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Neurorehabil Neural Repair. 2019 Jun;33(6):464-475. doi: 10.1177/1545968319847962. Epub 2019 May 13.

Walking to Music and Metronome at Various Tempi in Persons With Multiple Sclerosis: A Basis for Rehabilitation.

Author information

1
1 Hasselt University, REVAL Rehabilitation Research Center, Hasselt, Belgium.
2
2 Gent University, IPEM Institute of Psychoacoustics and Electronic Music, Gent, Belgium.
3
3 National MS Center Melsbroek, Melsbroek, Belgium.
4
4 Rehabilitation & MS Centre Overpelt, Belgium.

Abstract

Background. Mobility dysfunctions are prevalent in persons with multiple sclerosis (PwMS), thus novel rehabilitation mechanisms are needed toward functional training. The effect of auditory cueing is well-known in Parkinson's disease, yet the application of different types of auditory stimuli at different tempi has not been investigated yet. Objectives. Investigating if PwMS, compared with healthy controls (HC), can synchronize their gait to music and metronomes at different tempi during walking and the effects of the stimuli on perceived fatigue and gait. Additionally, exploring if cognitive impairment would be a factor on the results. Methods. The experimental session consisted of 2 blocks, music and metronomes. Per block, participants walked 3 minutes per tempi, with instructions to synchronize their steps to the beat. The tempi were 0%, +2%, +4% +6%, +8%, +10% of preferred walking cadence (PWC). Results. A total of 28 PwMS and 29 HC participated. On average, participants were able to synchronize at all tempi to music and metronome. Higher synchronization was obtained for metronomes compared with music. The highest synchronization for music was found between +2% and +8% of PWC yet pwMS perceived less physical and cognitive fatigue walking to music compared with metronomes. Cognitive impaired PwMS (n = 9) were not able to synchronize at tempi higher than +6%. Conclusion. Auditory-motor coupling and synchronization was feasible in HC and PwMS with motor and cognitive impairments. PwMS walked at higher tempi than their preferred walking cadence, and lower fatigue perception with music. Coupling walking to music could be a promising functional walking training strategy.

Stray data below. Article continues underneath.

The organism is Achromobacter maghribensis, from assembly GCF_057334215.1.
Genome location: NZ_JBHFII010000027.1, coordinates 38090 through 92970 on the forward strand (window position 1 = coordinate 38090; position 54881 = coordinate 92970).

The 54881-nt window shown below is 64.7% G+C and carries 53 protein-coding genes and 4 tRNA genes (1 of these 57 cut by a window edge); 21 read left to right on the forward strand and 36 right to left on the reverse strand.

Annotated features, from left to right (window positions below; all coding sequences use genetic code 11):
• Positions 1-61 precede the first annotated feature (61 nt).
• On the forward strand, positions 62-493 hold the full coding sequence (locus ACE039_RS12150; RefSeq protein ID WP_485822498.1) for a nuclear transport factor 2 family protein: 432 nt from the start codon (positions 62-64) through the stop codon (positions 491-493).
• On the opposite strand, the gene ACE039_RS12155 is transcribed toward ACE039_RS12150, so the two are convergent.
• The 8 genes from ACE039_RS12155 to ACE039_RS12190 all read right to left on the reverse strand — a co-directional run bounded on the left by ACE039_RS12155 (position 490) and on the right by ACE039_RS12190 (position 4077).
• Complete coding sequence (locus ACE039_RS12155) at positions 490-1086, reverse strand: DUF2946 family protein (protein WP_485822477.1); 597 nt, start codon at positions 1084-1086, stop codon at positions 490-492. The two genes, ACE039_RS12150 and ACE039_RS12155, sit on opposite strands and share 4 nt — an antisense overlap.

KEYWORDS:

auditory-motor coupling and synchronization; fatigue; gait; metronome; multiple sclerosis; music

PMID:
31079541
DOI:
10.1177/1545968319847962

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